Studies of the European Union

The European Union has often been criticised for being too technocratic to properly be called a democracy by the people. But is letting the people govern really the better option? We have seen what happens when there is political unrest and the ballot boxes are opened, first Brexit, then Trump got elected as president in the USA and now in Italy, a right-wing populist prevailed in the previous election. How this is possible can be explained by many but mostly lacking angles. You can think education curriculum is at fault for not focusing on civics because due to its limited yield potential, or democracy as a government structure is simply at its cycle’s end. But none of these have a feasible or logical remedy.

I have been long of the opinion that when a person in question is elected they have the representative legitimacy to be in the office where he was voted in. This is one of the key mechanics of a democracy. But what if those who are voted for aim to make the government structure less democratic? The term associated with this is often illiberal democracies and is a serious topic of concern. Checks and balances are there to ensure a proper democracy, but elected populist rulers do threaten political stability and thrive on discord in the political realm.

For the Italian case I do not think it is a lost cause, merely a temporary setback to phrase it rather optimistically.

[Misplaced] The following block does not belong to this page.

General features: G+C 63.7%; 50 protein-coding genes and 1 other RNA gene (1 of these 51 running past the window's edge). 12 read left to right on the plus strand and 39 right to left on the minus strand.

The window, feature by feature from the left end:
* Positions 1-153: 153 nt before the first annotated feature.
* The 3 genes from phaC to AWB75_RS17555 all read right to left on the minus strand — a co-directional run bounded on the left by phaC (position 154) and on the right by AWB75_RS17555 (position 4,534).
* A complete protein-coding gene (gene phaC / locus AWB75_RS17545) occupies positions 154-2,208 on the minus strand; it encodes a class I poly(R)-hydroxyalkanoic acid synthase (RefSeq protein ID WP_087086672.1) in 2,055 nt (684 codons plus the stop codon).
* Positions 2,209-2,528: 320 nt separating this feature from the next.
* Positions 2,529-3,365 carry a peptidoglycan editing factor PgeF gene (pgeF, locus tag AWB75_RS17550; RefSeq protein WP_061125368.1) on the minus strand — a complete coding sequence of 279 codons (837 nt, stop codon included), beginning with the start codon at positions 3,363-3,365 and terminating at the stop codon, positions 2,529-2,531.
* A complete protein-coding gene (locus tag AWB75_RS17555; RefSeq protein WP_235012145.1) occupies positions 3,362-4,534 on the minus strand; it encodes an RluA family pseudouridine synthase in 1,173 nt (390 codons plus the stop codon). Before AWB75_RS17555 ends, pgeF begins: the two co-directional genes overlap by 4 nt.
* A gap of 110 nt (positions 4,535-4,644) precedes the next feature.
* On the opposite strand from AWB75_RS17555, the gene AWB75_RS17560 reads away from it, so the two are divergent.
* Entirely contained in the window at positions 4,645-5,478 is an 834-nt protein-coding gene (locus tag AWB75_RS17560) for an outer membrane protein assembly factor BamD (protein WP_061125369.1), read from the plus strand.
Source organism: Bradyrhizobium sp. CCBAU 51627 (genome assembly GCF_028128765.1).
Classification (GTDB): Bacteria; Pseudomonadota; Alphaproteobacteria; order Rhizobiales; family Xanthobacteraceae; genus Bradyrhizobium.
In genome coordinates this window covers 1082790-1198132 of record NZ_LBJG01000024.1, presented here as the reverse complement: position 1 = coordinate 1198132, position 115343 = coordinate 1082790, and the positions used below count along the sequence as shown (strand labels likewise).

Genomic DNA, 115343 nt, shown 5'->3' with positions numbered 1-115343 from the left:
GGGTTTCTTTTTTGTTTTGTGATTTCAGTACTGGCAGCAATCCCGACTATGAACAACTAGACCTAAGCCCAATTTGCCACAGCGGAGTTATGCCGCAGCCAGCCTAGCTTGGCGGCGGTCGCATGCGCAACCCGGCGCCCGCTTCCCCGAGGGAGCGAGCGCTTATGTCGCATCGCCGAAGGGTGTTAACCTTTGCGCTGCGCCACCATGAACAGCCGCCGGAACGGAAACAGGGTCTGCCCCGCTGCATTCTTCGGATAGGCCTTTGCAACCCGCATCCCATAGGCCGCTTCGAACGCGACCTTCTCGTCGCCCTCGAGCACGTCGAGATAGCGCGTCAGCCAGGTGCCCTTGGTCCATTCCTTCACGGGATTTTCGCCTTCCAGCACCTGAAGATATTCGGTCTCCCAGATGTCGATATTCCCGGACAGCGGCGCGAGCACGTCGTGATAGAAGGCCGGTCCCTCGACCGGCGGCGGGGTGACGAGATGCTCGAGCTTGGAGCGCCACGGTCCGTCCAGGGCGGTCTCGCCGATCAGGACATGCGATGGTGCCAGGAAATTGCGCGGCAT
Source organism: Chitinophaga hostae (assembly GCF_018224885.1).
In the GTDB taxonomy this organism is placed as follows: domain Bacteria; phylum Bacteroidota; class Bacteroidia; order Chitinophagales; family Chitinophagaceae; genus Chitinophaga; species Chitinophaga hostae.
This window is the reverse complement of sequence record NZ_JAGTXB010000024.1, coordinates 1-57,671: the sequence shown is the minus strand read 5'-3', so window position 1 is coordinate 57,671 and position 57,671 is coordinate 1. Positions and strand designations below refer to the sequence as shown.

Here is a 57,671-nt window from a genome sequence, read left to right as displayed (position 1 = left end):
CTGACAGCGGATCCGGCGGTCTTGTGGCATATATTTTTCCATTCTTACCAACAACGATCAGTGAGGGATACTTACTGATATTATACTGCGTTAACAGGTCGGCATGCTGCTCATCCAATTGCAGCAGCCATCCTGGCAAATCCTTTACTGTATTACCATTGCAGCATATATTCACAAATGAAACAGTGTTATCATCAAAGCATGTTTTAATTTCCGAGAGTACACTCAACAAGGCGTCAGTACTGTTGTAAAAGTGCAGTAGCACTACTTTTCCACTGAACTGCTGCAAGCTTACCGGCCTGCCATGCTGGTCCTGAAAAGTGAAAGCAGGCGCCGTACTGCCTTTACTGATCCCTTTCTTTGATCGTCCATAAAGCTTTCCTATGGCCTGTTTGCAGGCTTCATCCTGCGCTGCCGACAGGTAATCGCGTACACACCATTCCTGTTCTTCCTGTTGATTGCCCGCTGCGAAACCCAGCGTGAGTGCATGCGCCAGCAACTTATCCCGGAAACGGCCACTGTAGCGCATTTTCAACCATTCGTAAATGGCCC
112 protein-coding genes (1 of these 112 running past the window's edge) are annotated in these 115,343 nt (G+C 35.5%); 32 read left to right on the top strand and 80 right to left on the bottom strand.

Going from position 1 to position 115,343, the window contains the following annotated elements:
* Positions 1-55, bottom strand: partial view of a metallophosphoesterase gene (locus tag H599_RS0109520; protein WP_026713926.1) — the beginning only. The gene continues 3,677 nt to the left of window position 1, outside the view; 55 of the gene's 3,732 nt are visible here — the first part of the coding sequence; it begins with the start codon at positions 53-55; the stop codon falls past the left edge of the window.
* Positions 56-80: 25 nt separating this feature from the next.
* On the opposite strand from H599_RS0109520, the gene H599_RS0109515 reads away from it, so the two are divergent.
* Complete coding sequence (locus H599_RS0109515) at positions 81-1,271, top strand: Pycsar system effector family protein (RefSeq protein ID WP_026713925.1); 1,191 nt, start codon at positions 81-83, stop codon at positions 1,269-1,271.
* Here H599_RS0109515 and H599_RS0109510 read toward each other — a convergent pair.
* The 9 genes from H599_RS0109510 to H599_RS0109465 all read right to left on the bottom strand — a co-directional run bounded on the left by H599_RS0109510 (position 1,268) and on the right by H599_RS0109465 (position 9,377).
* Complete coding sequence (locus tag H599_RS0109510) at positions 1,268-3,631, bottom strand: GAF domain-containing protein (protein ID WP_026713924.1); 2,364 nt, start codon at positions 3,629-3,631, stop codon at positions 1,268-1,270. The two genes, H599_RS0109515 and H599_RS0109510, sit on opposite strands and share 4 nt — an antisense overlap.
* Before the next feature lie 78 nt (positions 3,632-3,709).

One of my favourite bloggers Paul Wood wrote an article criticising LSE for a recent post stating that; “the future of the Italian left looks grim indeed – but so too does the future of Italy and of Europe.”. Wood argues that the left has transformed from working-class representatives to that of the ‘educated classes’. But left-wing parties cannot depend solely on the well-off who have room to concern about things such as climate change and creating a hospitable environment for refugees. This is also their downfall, they lost the support of their backbone and tiptoe around all sensitive topics to scared to join the debate right-wing populists parties head on.

Hopefully, with the new populist government we can either get a perfect case example of why demagogue leaders are just hot air and improve nothing, or preferably the left finally gets a wake-up call to get their priorities straight and their boots on the ground.

Once again everything but certainty is evident in the political sphere. With the European elections coming up next year I highly doubt we are going to see much difference in results if no proper strategy of arms is implemented by the pro-EU side. Luckily, we do have the home-field advantage since most people who are willing to go to the ballot boxes for the EP elections are involved enough to see the EU in its true colours.

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